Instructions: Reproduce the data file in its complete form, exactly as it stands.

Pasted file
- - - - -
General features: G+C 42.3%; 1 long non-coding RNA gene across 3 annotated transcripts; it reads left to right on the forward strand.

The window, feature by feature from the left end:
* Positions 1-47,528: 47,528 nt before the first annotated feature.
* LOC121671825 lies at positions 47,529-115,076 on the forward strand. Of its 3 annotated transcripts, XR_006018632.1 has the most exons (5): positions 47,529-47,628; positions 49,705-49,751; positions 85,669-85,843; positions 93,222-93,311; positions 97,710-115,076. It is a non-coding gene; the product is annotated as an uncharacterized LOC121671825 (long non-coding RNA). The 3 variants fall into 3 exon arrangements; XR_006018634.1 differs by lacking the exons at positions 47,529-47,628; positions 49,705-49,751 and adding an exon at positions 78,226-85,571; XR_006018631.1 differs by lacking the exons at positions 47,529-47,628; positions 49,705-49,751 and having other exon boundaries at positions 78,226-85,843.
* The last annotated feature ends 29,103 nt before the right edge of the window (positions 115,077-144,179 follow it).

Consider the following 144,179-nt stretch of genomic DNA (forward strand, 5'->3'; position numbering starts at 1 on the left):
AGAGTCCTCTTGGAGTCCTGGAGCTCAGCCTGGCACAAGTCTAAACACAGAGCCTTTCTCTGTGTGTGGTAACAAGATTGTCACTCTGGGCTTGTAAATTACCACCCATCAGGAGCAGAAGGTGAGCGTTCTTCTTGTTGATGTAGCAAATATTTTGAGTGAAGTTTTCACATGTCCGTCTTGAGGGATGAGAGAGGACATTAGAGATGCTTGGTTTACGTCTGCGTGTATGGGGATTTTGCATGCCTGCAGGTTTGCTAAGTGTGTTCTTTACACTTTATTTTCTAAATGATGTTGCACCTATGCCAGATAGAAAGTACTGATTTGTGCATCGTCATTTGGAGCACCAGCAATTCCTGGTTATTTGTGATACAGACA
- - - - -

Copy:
General features: G+C 42.3%; 1 long non-coding RNA gene across 3 annotated transcripts; it reads left to right on the forward strand.

The window, feature by feature from the left end:
* Positions 1-47,528: 47,528 nt before the first annotated feature.
* LOC121671825 lies at positions 47,529-115,076 on the forward strand. Of its 3 annotated transcripts, XR_006018632.1 has the most exons (5): positions 47,529-47,628; positions 49,705-49,751; positions 85,669-85,843; positions 93,222-93,311; positions 97,710-115,076. It is a non-coding gene; the product is annotated as an uncharacterized LOC121671825 (long non-coding RNA). The 3 variants fall into 3 exon arrangements; XR_006018634.1 differs by lacking the exons at positions 47,529-47,628; positions 49,705-49,751 and adding an exon at positions 78,226-85,571; XR_006018631.1 differs by lacking the exons at positions 47,529-47,628; positions 49,705-49,751 and having other exon boundaries at positions 78,226-85,843.
* The last annotated feature ends 29,103 nt before the right edge of the window (positions 115,077-144,179 follow it).

Consider the following 144,179-nt stretch of genomic DNA (forward strand, 5'->3'; position numbering starts at 1 on the left):
AGAGTCCTCTTGGAGTCCTGGAGCTCAGCCTGGCACAAGTCTAAACACAGAGCCTTTCTCTGTGTGTGGTAACAAGATTGTCACTCTGGGCTTGTAAATTACCACCCATCAGGAGCAGAAGGTGAGCGTTCTTCTTGTTGATGTAGCAAATATTTTGAGTGAAGTTTTCACATGTCCGTCTTGAGGGATGAGAGAGGACATTAGAGATGCTTGGTTTACGTCTGCGTGTATGGGGATTTTGCATGCCTGCAGGTTTGCTAAGTGTGTTCTTTACACTTTATTTTCTAAATGATGTTGCACCTATGCCAGATAGAAAGTACTGATTTGTGCATCGTCATTTGGAGCACCAGCAATTCCTGGTTATTTGTGATACAGACA